Population estimate: over 100 wild pairs and introductions
10 Marsh Harrier - doing well but a shadow of former numbers:
A bird of prey which used to nest on many drained marshes in lowland Britain. The young birds are dark chocolate with pale heads and shoulder flashes, males have a lot of grey on them.
Population estimate: just under 100 nests
10 Osprey - doing well in Scotland but still fewer than formerly
The return of the Osprey to Scotland after 40 years absence was a triumph for conservation. Its extinction, shot for trophies and its eggs collected, was a shaming episode.
Population estimate: reached 100 nests last year
The birds that have been winners over the last 200 years are:
1 Tufted Duck - still increasing:
Now the common black and white (drakes) diving duck of our inland waters they have spread into the country from the Continent. They have benefitted from excavations for gravel and clay.
Population estimate: 7,500 pairs
2 Eider - increasing and expanding range:
The big sea-duck breeding all round our Northern coasts. The provider of down for high class duvets from huge colonies in Iceland and elsewhere. Protection has helped them.
Population estimate: over 30,000 pairs
3 Fulmar - spreading round the coast:
This stiff-winged patroller of our cliffs looks like a gull but is actually a petrel. Its spectacular expansion and increase can be put down to its habit of feeding on fish offal at trawlers.
Population estimate: 540,000 pairs
4 Canada Goose - steady increase through period (*):
These big geese, with black necks, were introduced from North America more than 300 years ago. They are able to colonise any ponds or lakes and have no native competitors. Population estimate: about 75.000 individuals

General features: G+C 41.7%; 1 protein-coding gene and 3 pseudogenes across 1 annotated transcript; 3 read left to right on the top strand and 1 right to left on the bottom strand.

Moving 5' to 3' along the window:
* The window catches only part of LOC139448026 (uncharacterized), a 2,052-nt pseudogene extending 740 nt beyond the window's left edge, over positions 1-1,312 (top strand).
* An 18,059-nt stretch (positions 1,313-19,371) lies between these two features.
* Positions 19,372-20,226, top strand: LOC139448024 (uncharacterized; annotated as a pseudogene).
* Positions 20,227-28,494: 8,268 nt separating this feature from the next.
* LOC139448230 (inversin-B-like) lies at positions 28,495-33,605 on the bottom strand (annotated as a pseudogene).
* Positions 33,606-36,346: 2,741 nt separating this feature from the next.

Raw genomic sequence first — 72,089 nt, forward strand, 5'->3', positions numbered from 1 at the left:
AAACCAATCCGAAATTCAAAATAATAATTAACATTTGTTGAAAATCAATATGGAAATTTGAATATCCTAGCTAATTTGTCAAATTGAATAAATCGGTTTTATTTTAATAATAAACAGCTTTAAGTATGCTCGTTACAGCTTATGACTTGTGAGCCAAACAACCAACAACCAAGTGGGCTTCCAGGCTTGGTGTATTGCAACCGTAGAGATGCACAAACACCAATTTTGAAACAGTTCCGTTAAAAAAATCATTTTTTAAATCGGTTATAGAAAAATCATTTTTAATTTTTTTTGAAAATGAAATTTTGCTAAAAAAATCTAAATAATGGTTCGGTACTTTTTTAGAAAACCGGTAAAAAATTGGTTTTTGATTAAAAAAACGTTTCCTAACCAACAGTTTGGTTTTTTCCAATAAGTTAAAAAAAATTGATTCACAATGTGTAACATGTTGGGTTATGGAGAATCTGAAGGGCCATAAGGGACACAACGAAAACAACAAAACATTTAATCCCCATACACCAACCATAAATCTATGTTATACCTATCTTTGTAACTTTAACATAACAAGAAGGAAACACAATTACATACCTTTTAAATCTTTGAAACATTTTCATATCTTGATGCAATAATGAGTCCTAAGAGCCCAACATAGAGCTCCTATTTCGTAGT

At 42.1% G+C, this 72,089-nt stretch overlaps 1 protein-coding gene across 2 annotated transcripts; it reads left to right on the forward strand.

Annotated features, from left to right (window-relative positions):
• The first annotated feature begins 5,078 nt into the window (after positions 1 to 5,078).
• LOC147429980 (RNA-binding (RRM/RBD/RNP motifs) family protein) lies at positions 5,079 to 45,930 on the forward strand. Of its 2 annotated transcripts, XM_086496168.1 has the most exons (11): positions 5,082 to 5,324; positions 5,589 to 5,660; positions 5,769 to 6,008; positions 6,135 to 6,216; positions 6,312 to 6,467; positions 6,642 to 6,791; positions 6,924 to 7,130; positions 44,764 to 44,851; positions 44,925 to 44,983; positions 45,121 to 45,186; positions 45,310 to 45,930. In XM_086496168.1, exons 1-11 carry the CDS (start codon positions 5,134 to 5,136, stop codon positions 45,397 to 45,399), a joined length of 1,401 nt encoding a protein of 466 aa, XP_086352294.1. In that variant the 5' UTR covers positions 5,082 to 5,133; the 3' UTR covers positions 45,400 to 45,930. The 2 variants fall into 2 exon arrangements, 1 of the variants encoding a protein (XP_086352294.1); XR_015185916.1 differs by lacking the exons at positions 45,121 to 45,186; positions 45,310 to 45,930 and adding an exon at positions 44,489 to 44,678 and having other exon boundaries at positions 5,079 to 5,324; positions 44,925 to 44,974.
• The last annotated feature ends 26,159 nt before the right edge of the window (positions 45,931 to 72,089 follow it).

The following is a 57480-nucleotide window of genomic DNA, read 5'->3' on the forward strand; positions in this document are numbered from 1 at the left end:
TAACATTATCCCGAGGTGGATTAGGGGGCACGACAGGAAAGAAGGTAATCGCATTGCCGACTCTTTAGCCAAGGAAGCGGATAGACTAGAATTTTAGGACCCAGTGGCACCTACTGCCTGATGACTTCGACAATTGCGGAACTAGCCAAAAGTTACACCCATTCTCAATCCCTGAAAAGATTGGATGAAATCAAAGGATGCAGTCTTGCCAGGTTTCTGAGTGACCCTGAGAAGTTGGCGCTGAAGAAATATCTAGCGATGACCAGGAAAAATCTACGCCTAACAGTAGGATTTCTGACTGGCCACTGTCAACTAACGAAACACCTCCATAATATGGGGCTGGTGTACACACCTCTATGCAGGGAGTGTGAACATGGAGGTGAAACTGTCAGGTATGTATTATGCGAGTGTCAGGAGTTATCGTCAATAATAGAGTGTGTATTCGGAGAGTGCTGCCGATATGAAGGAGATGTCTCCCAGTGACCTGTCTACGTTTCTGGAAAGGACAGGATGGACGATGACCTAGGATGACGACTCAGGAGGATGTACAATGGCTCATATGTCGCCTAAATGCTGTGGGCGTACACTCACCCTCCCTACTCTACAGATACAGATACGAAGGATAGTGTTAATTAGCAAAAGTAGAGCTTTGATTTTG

4 Pheasant - encouraged for shooting (*):
These birds have large areas of the countryside run for their benefit and live a very cosseted life - until they get shot. The crop from the British countryside may reach 10,000 tons a year!
Population estimate: over 3,000,000 breeding individuals
4 Common Gull - mainly expanded up to 1940:
The common gull in Britain is not this species but the Black-headed - this species is like a smaller Herring Gull. Colonial nester in remote areas mainly in Scotland.
Population estimate: 68,000 pairs
4 Woodpigeon - one bird that modern agriculture benefits:
The familiar pigeon - known as Ring Dove or Cushat too - over all sorts of areas from suburbs to remote woodland. Feeds together in flocks and manages to exploit many crops for part of year.
Population estimate: 2,550,000 pairs
8 Red-breasted Merganser - has increased over much of Europe:
This is a handsome sawbill duck with superficially black and white plumage. It feeds on fish and nests on the shore and along upland streams. Is persecuted by fishermen in many areas.
Population estimate: 2,150 pairs
8 Common Crossbill - has benefitted from conifer planting:
Males are reddish and females yellow or green. Both sexes of this robust finch have crossed beaks to tear open cones to feed on the seeds. Needs conifers and they have increased hugely.
Population estimate: possibly 100,000 pairs after 1990 invasion
10 Wigeon - increased in the period up to 1940:
A very pretty medium-sized dabbling duck with much white showing in the wing in flight - the drakes have a lovely whistling call. First colonised northern Scotland about 150 years ago.
Population estimate: 300 - 500 pairs
10 Pochard - most of increase up to 1940:
A large diving duck whose drakes have a striking`chestnut- red head and neck. Breeds on gravel pits and reservoirs and has greatly benefitted from their proliferation. Population estimate: 400 pairs
These results, going back over almost 200 generations of most of the birds, show that our short-term concerns for changes in bird populations should be moderated by the history of the species in Britain longer term.
In a recent interview, Stephen Baillie, of the British Trust for Ornithology, said:"As responsible conservationists we should seek to restore species which are in steep, long-term decline to their rightful place in Britain's avifauna. Biodiversity is not just about individual species but living natural communities. These results show just how great the changes have been over the last 200 years - and what we have lost and gained. Lets keep the gains and make up the losses."